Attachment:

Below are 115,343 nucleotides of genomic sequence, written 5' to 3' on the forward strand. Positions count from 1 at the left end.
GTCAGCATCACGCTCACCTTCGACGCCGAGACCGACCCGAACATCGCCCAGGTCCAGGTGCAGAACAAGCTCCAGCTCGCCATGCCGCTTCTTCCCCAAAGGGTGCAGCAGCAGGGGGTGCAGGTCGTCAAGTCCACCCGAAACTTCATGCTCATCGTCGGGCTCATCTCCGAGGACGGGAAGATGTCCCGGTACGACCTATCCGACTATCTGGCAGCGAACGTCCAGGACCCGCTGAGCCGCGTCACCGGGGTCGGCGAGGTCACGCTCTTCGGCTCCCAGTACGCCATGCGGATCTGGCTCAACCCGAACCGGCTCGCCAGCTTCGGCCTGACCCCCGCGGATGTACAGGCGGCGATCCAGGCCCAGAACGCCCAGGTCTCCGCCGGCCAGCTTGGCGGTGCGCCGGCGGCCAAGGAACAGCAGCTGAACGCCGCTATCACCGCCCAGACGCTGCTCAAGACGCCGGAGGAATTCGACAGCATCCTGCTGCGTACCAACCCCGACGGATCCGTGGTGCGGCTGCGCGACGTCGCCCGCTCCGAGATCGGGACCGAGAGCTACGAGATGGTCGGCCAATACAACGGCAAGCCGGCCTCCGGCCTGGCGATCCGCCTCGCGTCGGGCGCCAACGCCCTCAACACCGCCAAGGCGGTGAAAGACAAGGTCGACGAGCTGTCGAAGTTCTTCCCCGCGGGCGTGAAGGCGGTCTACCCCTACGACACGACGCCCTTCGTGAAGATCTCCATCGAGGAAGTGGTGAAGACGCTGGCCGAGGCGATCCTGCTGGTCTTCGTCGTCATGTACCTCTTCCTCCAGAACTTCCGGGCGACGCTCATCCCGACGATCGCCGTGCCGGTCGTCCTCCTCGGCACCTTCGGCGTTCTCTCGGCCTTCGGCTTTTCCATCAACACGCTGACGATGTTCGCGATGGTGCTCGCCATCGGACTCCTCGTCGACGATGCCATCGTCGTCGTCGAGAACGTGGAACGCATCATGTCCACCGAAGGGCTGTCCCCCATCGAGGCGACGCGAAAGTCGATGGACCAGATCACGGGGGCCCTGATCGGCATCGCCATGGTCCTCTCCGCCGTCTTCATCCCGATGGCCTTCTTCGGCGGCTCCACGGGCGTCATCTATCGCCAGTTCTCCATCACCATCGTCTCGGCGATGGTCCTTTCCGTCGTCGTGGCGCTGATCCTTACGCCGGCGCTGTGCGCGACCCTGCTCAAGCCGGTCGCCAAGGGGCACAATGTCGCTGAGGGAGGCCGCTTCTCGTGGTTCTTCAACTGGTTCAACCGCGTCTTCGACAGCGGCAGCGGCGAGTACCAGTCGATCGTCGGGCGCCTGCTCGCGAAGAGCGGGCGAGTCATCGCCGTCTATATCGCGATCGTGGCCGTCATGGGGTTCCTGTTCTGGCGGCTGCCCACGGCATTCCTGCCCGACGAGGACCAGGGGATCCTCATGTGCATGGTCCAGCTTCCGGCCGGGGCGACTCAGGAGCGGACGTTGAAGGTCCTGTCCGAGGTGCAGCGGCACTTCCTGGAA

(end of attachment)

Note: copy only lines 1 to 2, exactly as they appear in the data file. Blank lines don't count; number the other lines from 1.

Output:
Below are 115,343 nucleotides of genomic sequence, written 5' to 3' on the forward strand. Positions count from 1 at the left end.
GTCAGCATCACGCTCACCTTCGACGCCGAGACCGACCCGAACATCGCCCAGGTCCAGGTGCAGAACAAGCTCCAGCTCGCCATGCCGCTTCTTCCCCAAAGGGTGCAGCAGCAGGGGGTGCAGGTCGTCAAGTCCACCCGAAACTTCATGCTCATCGTCGGGCTCATCTCCGAGGACGGGAAGATGTCCCGGTACGACCTATCCGACTATCTGGCAGCGAACGTCCAGGACCCGCTGAGCCGCGTCACCGGGGTCGGCGAGGTCACGCTCTTCGGCTCCCAGTACGCCATGCGGATCTGGCTCAACCCGAACCGGCTCGCCAGCTTCGGCCTGACCCCCGCGGATGTACAGGCGGCGATCCAGGCCCAGAACGCCCAGGTCTCCGCCGGCCAGCTTGGCGGTGCGCCGGCGGCCAAGGAACAGCAGCTGAACGCCGCTATCACCGCCCAGACGCTGCTCAAGACGCCGGAGGAATTCGACAGCATCCTGCTGCGTACCAACCCCGACGGATCCGTGGTGCGGCTGCGCGACGTCGCCCGCTCCGAGATCGGGACCGAGAGCTACGAGATGGTCGGCCAATACAACGGCAAGCCGGCCTCCGGCCTGGCGATCCGCCTCGCGTCGGGCGCCAACGCCCTCAACACCGCCAAGGCGGTGAAAGACAAGGTCGACGAGCTGTCGAAGTTCTTCCCCGCGGGCGTGAAGGCGGTCTACCCCTACGACACGACGCCCTTCGTGAAGATCTCCATCGAGGAAGTGGTGAAGACGCTGGCCGAGGCGATCCTGCTGGTCTTCGTCGTCATGTACCTCTTCCTCCAGAACTTCCGGGCGACGCTCATCCCGACGATCGCCGTGCCGGTCGTCCTCCTCGGCACCTTCGGCGTTCTCTCGGCCTTCGGCTTTTCCATCAACACGCTGACGATGTTCGCGATGGTGCTCGCCATCGGACTCCTCGTCGACGATGCCATCGTCGTCGTCGAGAACGTGGAACGCATCATGTCCACCGAAGGGCTGTCCCCCATCGAGGCGACGCGAAAGTCGATGGACCAGATCACGGGGGCCCTGATCGGCATCGCCATGGTCCTCTCCGCCGTCTTCATCCCGATGGCCTTCTTCGGCGGCTCCACGGGCGTCATCTATCGCCAGTTCTCCATCACCATCGTCTCGGCGATGGTCCTTTCCGTCGTCGTGGCGCTGATCCTTACGCCGGCGCTGTGCGCGACCCTGCTCAAGCCGGTCGCCAAGGGGCACAATGTCGCTGAGGGAGGCCGCTTCTCGTGGTTCTTCAACTGGTTCAACCGCGTCTTCGACAGCGGCAGCGGCGAGTACCAGTCGATCGTCGGGCGCCTGCTCGCGAAGAGCGGGCGAGTCATCGCCGTCTATATCGCGATCGTGGCCGTCATGGGGTTCCTGTTCTGGCGGCTGCCCACGGCATTCCTGCCCGACGAGGACCAGGGGATCCTCATGTGCATGGTCCAGCTTCCGGCCGGGGCGACTCAGGAGCGGACGTTGAAGGTCCTGTCCGAGGTGCAGCGGCACTTCCTGGAA